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Published December 18, 2013, 10:03 AM

Altru tries to make colonoscopy available to uninsured and poor

Despite it being the third leading cause of cancer deaths in North Dakota, many people still aren't getting screened for colorectal cancer, Altru Health System officials say.

By: Charley Haley, Grand Forks Herald

Despite it being the third leading cause of cancer deaths in North Dakota, many people still aren't getting screened for colorectal cancer, Altru Health System officials say.

That's why the system is working to raise awareness of the need for colonoscopies for people between ages 50 and 75 - including raising money for those who can't afford the screening.

Altru announced Friday it received $115,500 in grant money from the North Dakota Department of Health to provide colonoscopies to uninsured or underinsured patients.

"It will provide financial assistance to at least 55 patients to have a colonoscopy," said Loree Alberts, manager of the endoscopy center.

Patients eligible for funds through the grant money would have to be North Dakota residents with qualifying incomes.

The proceeds from Altru's Harvest Gala this year will also go directly toward helping people pay for colonoscopies, said Jon Green, executive director for the Altru Health Foundation. The annual gala, set for Sept. 27, 2014, usually brings in about $200,000, he said.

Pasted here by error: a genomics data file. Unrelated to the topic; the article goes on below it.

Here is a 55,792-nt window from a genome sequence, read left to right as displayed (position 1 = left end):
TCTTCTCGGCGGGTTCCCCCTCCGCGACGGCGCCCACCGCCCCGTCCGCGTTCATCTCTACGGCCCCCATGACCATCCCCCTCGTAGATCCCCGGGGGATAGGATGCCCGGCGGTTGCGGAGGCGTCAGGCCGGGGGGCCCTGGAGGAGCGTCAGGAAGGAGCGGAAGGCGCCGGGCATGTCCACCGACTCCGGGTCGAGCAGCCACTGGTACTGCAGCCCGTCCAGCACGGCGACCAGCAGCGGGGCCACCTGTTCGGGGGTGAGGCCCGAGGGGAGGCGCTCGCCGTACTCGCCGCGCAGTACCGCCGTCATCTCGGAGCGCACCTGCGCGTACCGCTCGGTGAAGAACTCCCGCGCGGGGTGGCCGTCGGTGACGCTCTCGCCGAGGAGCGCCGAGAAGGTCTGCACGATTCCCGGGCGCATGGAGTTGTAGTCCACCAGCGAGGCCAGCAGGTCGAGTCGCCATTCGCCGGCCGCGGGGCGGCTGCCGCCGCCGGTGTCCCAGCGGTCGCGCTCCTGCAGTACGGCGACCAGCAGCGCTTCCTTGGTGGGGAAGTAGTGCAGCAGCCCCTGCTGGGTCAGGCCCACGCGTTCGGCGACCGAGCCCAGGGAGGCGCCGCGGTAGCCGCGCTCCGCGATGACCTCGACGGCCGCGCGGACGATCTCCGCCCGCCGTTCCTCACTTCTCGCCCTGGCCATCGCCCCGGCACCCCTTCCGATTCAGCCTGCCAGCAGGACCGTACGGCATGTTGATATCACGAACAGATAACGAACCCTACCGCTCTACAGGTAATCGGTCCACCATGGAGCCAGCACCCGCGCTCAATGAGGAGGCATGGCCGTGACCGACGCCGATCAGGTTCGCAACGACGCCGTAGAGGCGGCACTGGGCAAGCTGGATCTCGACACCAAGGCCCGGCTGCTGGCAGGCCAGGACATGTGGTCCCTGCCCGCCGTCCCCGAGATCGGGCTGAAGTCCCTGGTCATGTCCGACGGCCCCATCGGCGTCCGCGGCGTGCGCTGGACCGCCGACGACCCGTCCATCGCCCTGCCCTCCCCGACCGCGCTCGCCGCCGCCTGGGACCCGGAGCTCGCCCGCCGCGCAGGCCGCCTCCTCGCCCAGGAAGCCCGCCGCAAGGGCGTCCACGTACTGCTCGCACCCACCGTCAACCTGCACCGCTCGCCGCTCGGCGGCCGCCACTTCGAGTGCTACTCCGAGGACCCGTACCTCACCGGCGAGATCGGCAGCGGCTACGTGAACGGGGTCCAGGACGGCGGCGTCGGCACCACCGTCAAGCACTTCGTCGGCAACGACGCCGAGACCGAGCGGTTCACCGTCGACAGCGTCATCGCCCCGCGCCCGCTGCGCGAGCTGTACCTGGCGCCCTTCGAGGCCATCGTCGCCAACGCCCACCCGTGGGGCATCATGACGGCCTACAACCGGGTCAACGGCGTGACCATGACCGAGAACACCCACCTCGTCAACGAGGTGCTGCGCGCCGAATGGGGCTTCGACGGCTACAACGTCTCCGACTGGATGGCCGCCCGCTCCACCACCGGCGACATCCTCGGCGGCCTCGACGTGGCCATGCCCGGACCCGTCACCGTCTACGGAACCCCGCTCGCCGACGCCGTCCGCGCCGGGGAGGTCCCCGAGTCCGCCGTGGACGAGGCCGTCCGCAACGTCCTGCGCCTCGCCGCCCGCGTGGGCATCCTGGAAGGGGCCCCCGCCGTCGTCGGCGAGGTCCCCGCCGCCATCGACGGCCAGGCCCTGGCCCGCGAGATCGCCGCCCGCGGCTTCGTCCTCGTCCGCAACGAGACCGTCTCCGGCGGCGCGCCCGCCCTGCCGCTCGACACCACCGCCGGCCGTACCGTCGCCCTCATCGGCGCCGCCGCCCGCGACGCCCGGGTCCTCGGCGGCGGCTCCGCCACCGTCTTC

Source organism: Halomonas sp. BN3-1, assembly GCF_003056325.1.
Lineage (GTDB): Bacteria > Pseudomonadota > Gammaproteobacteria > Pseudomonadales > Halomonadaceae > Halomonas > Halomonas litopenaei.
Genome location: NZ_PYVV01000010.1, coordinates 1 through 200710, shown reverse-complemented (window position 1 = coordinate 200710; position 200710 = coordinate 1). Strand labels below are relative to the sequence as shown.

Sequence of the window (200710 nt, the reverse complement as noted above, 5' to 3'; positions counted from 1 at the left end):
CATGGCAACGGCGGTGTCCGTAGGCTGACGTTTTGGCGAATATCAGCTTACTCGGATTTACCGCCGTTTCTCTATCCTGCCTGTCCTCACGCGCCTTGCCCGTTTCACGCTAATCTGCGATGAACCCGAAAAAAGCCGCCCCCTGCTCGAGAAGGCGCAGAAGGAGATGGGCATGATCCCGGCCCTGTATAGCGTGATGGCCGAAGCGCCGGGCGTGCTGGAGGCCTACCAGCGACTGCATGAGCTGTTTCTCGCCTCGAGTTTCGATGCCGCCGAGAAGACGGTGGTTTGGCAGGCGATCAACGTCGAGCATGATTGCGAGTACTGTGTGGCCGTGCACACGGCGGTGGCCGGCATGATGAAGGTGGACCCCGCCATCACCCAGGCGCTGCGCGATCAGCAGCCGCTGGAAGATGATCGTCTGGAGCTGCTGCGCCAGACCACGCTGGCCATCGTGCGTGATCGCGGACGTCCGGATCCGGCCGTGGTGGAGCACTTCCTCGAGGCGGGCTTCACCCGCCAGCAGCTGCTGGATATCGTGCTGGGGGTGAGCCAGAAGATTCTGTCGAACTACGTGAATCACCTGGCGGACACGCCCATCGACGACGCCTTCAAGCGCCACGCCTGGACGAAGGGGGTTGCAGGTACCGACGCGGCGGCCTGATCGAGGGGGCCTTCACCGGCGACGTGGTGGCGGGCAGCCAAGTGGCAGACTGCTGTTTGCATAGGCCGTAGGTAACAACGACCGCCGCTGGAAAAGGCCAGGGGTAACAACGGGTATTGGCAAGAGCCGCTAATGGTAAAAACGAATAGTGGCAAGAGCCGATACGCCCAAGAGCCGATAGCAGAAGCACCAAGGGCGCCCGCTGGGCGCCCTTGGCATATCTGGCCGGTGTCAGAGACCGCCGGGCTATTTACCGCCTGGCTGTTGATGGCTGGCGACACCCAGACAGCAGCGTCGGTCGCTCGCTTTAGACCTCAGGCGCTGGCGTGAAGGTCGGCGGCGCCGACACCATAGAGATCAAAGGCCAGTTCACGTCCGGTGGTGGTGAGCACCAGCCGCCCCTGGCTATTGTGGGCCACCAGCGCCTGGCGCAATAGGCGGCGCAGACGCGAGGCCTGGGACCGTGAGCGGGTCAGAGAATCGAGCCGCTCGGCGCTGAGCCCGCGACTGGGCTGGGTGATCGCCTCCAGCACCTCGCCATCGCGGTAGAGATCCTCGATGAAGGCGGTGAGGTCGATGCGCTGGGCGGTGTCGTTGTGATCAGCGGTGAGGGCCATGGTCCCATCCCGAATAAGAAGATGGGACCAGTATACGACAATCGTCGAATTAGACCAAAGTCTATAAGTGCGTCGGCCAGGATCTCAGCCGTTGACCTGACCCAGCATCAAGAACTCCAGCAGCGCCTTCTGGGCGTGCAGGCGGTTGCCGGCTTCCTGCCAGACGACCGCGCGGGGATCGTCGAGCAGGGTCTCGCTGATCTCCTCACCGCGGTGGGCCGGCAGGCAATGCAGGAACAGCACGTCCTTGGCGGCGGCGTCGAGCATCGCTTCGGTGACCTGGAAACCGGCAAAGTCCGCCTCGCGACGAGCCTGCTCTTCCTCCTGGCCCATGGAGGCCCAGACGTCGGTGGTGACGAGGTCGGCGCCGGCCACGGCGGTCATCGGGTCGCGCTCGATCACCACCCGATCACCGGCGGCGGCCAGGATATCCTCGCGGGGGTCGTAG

"It truly is for individuals who could not afford it," Green said.

Some people may be uninsured, while others may be unable to afford the co-pay or the gas to drive to Grand Forks for their colonoscopy, Alberts said.

"We really want to assist as many people as we can," she said, so the amount of financial assistance will be adjusted per patient.

The approximate cost of a colonoscopy without insurance is about $1,700 to $2,000, but the amount covered by insurance companies varies, Alberts said.

Raising awareness

Colonoscopies are procedures that insurance companies are starting to provide more coverage for, Alberts said, because there is a clear risk. With a screening, the cancer "is very preventative."

Only 57 percent of adults in North Dakota of the at-risk age - between 50 and 75, or younger if there's a family history of colorectal cancer - have had a colonoscopy, according to statistics provided by Altru.

In addition to the financial burdens that prevent some patients from having the screening, other barriers are that people don't think it's a risk, or that they may be afraid a colonoscopy will be painful, said Dr. Anthony Chu, gastroenterologist at Altru.

"There's no reason for the patient to have any pain," because of medications used in the screening, Chu said.

With its effort to increase the number of people who have colonoscopies, Alberts said, Altru hopes to reduce the number of colon cancer cases diagnosed at stage three and four - which are more difficult to recover from - from 39 percent to 20 percent in the health system's service area, the region around Grand Forks.

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